In a tweet yesterday, we noted that the S&P 500 was trading right at the exact mid-point of its 2018 closing high and closing low, putting the index about 5% below its 52-week high. While that's a relatively modest decline, stocks in the S&P 1500, which includes large, mid, and small caps, are down an average of 13.7% from their respective 52-week highs. Before we all go and start talking about how these numbers suggest much weaker internals than the overall market averages suggest, keep in mind that not all stocks hit their own highs simultaneously with the market. Therefore, this reading is always weaker than the overall reading for the S&P 500. In fact, even when the S&P 500 was hitting highs earlier this year, the average stock in the index was down in the mid to high single-digits.
What is interesting to note about current levels is how uniform they are across each market cap range. Between the average large cap, which is down 13.1% from its high, and the average small cap, which is down 14.4%, only 1.3 percentage points separate the two. Normally, the gap is much wider (with small caps usually down much more), but with small-cap domestically-focused stocks outperforming recently, the gap has narrowed.
In terms of average stock declines by sector, the handful of stocks in the Telecom Services sector are down the most with an average decline of 18.9% from their respective highs. Behind that sector, you may be surprised to see that the next weakest sector based on this measure is Consumer Discretionary, where the average stock is down over 16%. Consumer Discretionary has been one of the better performing sectors this year with a gain of 11%. A lot of that strength, however, is the result of big gains in Amazon.com (AMZN) and Netflix (NFLX), which have large weightings in the market cap weighted sector performance. Among smaller cap names in the sector, the picture isn't quite as strong.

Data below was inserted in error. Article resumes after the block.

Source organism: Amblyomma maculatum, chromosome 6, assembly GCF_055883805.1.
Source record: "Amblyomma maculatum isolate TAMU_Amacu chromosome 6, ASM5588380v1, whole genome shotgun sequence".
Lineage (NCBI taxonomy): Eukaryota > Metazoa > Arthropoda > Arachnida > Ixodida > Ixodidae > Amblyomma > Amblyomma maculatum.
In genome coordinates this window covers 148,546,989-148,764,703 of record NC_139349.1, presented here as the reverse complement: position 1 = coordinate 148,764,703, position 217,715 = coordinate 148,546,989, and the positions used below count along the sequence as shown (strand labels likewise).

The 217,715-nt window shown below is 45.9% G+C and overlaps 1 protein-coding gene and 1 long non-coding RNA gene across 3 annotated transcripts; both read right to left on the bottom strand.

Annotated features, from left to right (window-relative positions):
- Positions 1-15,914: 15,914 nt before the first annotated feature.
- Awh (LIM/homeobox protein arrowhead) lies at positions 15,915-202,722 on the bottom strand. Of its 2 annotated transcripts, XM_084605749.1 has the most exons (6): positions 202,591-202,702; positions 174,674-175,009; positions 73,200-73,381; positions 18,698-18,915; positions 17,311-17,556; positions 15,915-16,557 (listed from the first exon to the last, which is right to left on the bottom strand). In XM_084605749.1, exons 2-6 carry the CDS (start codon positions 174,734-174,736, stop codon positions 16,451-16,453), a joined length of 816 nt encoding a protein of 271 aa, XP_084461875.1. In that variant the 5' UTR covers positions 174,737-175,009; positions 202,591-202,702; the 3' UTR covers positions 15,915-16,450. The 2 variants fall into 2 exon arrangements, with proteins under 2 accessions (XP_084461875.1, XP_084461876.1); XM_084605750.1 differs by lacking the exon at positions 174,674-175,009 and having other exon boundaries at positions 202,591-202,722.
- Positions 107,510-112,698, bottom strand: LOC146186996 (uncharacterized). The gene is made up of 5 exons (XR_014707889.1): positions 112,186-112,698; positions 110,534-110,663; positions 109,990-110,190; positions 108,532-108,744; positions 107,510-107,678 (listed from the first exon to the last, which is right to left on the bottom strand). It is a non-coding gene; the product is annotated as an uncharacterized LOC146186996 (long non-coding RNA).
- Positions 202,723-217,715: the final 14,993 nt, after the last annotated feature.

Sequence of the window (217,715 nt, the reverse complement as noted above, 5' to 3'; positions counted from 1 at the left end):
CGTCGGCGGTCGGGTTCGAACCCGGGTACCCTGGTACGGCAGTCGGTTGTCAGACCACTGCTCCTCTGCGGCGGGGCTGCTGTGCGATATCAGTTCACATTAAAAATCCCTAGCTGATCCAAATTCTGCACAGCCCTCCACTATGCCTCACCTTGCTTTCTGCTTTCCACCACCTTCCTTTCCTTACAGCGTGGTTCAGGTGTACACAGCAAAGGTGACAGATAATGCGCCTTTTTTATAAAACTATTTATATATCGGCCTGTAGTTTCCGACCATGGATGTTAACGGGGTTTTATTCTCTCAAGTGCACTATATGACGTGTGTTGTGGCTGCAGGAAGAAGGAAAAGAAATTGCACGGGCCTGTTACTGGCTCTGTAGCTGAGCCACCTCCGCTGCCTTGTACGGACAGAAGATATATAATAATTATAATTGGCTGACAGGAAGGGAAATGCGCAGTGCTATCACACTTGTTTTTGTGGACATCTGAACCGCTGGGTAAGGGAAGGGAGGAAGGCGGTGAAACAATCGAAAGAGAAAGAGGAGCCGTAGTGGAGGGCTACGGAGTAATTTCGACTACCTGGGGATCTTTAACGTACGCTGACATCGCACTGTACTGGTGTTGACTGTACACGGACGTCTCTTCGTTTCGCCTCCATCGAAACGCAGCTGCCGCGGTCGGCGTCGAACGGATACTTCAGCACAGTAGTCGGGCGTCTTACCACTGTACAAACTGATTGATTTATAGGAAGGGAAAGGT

Sectors holding up the best relative to their highs are Utilities (-7.8%) and Real Estate (-9.3%). These are the only two sectors where the average stock is down less than 10%, and that's largely due to the fact that both sectors are defensive and not very volatile by nature. Stocks in these two sectors may well be holding up the best, but both sectors are actually underperforming the S&P 500 YTD.
Finally, our last chart breaks down the average decline from a 52-week high by sector and market cap. Here, there are some interesting divergences. We already mentioned the Consumer Discretionary sector above, but a similar dynamic is playing out in Energy, and even more so in Technology. Within the Technology sector, the average decline from a 52-week high among large caps is less than 10%, while the average decline for a small cap is more than twice that at 18.2%. Besides small-cap Tech, the only group weaker has been small-cap Telecom Services, which is made up of just eight stocks compared to 95 for the small cap Technology sector.
While large caps are holding up a lot better than small caps in many sectors, we have seen the opposite pattern play out in the Financials sector. All we seem to hear this year is how Financials have been so weak, and while that may be true among large-cap Financials which are down an average 14%+ from their highs, small-cap Financials are down less than 10%.
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